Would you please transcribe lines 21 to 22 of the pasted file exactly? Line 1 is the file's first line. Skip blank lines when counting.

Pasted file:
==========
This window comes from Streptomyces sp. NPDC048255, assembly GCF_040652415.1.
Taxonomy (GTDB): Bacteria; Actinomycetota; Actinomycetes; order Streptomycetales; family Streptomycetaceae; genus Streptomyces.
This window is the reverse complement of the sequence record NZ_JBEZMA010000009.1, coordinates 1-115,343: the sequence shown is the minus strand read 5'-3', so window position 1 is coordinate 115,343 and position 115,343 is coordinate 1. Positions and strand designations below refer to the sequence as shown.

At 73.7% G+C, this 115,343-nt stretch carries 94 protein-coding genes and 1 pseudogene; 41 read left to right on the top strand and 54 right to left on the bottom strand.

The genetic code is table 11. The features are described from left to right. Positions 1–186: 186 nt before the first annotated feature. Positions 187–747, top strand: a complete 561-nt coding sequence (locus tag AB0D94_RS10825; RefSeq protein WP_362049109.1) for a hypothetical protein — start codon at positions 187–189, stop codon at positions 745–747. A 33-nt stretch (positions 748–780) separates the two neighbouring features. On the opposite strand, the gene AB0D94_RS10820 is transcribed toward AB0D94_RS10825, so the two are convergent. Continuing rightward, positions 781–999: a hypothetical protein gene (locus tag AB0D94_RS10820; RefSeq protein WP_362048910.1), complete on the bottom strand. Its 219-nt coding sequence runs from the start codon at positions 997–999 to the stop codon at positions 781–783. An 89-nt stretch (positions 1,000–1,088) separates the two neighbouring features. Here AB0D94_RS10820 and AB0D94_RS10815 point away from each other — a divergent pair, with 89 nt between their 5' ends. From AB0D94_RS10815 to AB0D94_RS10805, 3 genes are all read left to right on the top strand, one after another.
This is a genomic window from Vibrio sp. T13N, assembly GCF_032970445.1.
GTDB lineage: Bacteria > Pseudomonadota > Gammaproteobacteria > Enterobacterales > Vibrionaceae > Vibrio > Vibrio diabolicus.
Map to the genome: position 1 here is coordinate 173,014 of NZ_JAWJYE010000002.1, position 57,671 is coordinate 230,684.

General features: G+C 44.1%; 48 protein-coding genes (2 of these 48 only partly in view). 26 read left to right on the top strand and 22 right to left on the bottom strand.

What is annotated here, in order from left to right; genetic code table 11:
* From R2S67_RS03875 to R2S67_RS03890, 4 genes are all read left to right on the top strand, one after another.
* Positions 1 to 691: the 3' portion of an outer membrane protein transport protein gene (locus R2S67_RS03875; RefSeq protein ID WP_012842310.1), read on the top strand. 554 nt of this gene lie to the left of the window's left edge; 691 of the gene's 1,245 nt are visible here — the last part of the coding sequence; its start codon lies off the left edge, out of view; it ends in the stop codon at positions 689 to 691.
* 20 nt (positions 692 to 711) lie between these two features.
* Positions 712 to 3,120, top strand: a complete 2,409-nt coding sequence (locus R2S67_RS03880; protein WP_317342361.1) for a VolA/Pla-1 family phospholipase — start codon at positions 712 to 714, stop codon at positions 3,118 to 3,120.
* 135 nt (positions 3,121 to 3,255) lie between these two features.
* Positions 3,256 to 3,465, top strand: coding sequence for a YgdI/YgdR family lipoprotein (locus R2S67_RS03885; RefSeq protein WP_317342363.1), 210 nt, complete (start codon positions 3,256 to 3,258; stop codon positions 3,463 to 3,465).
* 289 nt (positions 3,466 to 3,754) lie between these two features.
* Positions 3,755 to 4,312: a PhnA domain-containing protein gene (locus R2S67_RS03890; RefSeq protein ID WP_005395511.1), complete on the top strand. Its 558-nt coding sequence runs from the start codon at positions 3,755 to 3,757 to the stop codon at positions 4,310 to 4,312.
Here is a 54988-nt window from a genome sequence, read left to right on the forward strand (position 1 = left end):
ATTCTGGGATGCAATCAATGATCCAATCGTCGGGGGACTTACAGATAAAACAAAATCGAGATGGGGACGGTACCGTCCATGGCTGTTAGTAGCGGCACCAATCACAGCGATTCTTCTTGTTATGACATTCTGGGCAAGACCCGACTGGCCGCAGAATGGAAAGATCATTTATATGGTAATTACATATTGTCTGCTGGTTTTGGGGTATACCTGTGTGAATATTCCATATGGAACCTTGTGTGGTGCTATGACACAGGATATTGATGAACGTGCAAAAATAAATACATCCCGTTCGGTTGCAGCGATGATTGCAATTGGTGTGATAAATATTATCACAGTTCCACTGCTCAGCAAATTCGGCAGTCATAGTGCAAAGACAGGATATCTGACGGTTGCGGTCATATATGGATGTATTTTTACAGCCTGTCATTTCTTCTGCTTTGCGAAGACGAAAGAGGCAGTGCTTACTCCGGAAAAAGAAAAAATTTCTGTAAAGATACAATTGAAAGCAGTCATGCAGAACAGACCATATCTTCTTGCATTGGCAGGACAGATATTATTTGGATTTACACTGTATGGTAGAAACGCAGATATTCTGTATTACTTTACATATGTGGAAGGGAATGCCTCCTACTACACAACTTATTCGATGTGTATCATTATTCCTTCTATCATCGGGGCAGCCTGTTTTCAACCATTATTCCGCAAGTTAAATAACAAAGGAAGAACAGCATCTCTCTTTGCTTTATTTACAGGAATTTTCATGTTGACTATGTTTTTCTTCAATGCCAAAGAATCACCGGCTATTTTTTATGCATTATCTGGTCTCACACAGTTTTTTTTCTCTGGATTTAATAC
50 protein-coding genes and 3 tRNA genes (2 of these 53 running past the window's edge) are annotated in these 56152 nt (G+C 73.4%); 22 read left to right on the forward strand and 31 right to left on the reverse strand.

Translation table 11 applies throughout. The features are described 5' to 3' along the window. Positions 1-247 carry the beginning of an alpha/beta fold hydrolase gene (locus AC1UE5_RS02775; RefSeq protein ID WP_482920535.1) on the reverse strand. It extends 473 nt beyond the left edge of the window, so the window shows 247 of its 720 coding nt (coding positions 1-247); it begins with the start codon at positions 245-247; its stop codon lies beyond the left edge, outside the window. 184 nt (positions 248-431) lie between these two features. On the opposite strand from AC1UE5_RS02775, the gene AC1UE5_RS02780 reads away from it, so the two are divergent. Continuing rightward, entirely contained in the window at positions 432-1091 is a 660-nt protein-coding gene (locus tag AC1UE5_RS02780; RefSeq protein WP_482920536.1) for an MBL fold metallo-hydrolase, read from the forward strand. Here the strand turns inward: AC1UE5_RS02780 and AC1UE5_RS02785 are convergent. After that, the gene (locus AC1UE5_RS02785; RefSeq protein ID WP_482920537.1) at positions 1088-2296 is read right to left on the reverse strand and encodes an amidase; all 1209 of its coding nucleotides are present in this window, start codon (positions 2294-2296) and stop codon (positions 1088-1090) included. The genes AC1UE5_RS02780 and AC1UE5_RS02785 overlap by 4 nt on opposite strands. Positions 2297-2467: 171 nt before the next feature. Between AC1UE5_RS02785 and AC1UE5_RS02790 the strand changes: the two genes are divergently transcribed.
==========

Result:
50 protein-coding genes and 3 tRNA genes (2 of these 53 running past the window's edge) are annotated in these 56152 nt (G+C 73.4%); 22 read left to right on the forward strand and 31 right to left on the reverse strand.

Translation table 11 applies throughout. The features are described 5' to 3' along the window. Positions 1-247 carry the beginning of an alpha/beta fold hydrolase gene (locus AC1UE5_RS02775; RefSeq protein ID WP_482920535.1) on the reverse strand. It extends 473 nt beyond the left edge of the window, so the window shows 247 of its 720 coding nt (coding positions 1-247); it begins with the start codon at positions 245-247; its stop codon lies beyond the left edge, outside the window. 184 nt (positions 248-431) lie between these two features. On the opposite strand from AC1UE5_RS02775, the gene AC1UE5_RS02780 reads away from it, so the two are divergent. Continuing rightward, entirely contained in the window at positions 432-1091 is a 660-nt protein-coding gene (locus tag AC1UE5_RS02780; RefSeq protein WP_482920536.1) for an MBL fold metallo-hydrolase, read from the forward strand. Here the strand turns inward: AC1UE5_RS02780 and AC1UE5_RS02785 are convergent. After that, the gene (locus AC1UE5_RS02785; RefSeq protein ID WP_482920537.1) at positions 1088-2296 is read right to left on the reverse strand and encodes an amidase; all 1209 of its coding nucleotides are present in this window, start codon (positions 2294-2296) and stop codon (positions 1088-1090) included. The genes AC1UE5_RS02780 and AC1UE5_RS02785 overlap by 4 nt on opposite strands. Positions 2297-2467: 171 nt before the next feature. Between AC1UE5_RS02785 and AC1UE5_RS02790 the strand changes: the two genes are divergently transcribed.